Q. I work mainly in acrylics and add final touches to my paintings with oil sticks. Since these are two different media, what can I use as a fixative or varnish to protect the oil stick portion from smearing? I prefer using a spray, if there is such a thing, since brushing the oil stick would smear it.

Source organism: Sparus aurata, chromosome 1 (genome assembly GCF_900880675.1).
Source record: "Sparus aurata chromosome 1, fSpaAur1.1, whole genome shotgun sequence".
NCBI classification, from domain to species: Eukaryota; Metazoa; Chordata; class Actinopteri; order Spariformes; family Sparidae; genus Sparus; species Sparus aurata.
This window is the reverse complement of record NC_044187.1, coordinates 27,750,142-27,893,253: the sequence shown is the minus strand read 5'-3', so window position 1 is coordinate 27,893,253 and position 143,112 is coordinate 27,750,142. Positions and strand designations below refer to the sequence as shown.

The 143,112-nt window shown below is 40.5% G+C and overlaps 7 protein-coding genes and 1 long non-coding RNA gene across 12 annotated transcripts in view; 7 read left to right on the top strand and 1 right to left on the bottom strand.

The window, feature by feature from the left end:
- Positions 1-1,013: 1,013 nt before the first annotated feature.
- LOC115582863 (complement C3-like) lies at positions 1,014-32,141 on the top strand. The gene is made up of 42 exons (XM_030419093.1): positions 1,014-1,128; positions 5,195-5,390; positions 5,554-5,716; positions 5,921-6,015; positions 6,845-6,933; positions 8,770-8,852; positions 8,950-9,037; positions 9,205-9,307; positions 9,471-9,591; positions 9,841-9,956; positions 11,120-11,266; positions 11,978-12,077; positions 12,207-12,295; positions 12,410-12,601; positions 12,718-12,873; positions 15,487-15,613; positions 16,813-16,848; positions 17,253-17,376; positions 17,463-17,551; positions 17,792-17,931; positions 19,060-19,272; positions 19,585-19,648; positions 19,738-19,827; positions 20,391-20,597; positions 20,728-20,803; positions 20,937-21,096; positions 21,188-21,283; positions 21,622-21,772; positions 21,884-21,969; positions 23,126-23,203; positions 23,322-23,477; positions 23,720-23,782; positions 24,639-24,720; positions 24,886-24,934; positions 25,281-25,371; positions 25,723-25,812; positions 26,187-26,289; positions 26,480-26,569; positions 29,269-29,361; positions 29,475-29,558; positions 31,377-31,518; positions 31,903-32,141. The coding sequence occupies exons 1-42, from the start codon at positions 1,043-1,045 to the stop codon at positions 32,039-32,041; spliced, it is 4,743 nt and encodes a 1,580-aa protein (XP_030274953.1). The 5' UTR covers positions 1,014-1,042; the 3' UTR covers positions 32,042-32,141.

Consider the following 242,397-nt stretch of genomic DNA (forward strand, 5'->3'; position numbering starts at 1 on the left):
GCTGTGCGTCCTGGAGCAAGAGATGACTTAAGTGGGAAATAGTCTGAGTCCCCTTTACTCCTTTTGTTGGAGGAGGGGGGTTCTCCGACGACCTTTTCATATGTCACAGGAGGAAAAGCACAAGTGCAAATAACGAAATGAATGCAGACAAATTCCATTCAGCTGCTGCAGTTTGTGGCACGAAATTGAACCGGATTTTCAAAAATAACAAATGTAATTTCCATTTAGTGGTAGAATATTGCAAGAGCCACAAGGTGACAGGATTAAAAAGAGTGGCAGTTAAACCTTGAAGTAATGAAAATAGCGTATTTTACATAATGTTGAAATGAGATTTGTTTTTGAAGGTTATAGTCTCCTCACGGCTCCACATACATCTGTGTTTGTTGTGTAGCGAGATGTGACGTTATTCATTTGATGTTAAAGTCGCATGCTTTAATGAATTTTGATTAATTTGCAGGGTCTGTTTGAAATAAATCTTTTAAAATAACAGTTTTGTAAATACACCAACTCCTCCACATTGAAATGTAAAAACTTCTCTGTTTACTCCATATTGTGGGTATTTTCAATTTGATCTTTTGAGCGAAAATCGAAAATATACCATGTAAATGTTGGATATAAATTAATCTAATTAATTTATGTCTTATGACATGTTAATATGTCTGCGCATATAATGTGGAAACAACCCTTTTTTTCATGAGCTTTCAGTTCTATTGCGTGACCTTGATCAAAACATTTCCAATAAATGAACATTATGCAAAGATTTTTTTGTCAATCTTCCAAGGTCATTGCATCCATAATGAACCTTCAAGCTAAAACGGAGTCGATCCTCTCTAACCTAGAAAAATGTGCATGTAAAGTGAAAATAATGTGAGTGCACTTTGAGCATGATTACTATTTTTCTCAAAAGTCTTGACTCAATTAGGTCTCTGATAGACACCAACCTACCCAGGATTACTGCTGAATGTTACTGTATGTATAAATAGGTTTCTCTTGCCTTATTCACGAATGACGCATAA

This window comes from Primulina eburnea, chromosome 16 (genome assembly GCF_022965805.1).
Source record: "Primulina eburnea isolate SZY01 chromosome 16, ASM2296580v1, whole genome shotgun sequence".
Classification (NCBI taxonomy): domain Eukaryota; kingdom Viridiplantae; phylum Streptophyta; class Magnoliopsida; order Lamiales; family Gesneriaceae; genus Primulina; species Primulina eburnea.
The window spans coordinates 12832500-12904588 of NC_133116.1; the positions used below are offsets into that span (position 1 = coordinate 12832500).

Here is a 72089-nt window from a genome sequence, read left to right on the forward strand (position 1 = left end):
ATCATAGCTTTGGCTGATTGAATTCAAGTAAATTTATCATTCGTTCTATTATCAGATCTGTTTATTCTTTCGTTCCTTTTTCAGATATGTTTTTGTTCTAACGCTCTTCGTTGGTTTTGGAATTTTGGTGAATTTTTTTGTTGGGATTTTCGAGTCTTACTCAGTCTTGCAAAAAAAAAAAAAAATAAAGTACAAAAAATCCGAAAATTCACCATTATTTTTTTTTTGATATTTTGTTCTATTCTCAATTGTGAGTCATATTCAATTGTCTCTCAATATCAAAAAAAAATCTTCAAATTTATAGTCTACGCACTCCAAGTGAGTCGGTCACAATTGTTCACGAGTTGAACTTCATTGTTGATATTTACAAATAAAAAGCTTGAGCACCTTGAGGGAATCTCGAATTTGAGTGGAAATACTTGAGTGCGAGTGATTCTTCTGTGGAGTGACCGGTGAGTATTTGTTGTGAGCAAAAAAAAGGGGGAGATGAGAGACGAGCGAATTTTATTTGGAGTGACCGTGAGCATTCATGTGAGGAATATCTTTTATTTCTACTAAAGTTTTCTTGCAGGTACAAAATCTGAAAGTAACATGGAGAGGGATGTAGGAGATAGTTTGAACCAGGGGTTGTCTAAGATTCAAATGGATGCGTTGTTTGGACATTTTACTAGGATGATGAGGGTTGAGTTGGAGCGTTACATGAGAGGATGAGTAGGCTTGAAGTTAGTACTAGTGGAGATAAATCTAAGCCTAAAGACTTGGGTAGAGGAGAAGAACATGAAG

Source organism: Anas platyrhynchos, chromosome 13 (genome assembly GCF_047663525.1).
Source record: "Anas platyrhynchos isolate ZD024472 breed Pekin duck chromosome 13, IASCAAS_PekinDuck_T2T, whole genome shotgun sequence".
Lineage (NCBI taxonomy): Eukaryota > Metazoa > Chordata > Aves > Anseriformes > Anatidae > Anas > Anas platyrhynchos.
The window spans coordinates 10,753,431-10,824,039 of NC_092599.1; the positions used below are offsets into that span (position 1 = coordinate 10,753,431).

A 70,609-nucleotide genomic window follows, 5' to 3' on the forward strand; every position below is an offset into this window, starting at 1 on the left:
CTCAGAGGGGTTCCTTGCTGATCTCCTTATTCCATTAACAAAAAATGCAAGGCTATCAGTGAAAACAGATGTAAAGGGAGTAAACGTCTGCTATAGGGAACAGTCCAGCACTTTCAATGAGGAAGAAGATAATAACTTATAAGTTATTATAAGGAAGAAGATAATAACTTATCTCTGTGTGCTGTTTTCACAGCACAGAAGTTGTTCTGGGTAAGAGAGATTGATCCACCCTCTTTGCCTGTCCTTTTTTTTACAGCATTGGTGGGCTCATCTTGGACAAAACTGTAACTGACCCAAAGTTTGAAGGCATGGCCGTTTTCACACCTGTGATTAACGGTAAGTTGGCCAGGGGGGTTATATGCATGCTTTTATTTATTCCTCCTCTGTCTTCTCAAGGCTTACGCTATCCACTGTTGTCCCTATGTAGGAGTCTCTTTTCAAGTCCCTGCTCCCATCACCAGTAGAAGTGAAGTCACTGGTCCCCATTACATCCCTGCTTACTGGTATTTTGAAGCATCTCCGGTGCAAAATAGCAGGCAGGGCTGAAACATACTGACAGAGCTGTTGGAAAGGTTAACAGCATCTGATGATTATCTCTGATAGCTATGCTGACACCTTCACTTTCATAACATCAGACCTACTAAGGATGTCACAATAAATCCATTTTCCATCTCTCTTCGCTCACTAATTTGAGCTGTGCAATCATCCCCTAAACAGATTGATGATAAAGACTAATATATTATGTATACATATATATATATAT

A. Oil sticks are basically oil paint in a stick form. Reportedly, some of them contain wax to make them hold together as a stick. With time the oil stick portion of your painting will dry like oil paint—it’ll just take longer. In fact, the use of oil sticks means that you should wait six to 12 months before varnishing. After your piece is thoroughly dry, you may use any varnish appropriate for acrylics. But be sure the varnish is designated for acrylic paints as well as oil paints. Golden Artist Colors (www.goldenpaints.com), Liquitex (www.liquitex.com) and Gamblin Artist’s Oil Colors (www.gamblincolors.com) all make this type of varnish. But I recommend that you check with the acrylic paint manufacturer about combining oil sticks with acrylics. From a conservation standpoint, it’s not an ideal practice, and the oil stick passages might not adhere well to the acrylic paint over the long term. Most acrylic paint manufacturers make heavy-bodied colors. Using these in place of the oil sticks would be a much better practice.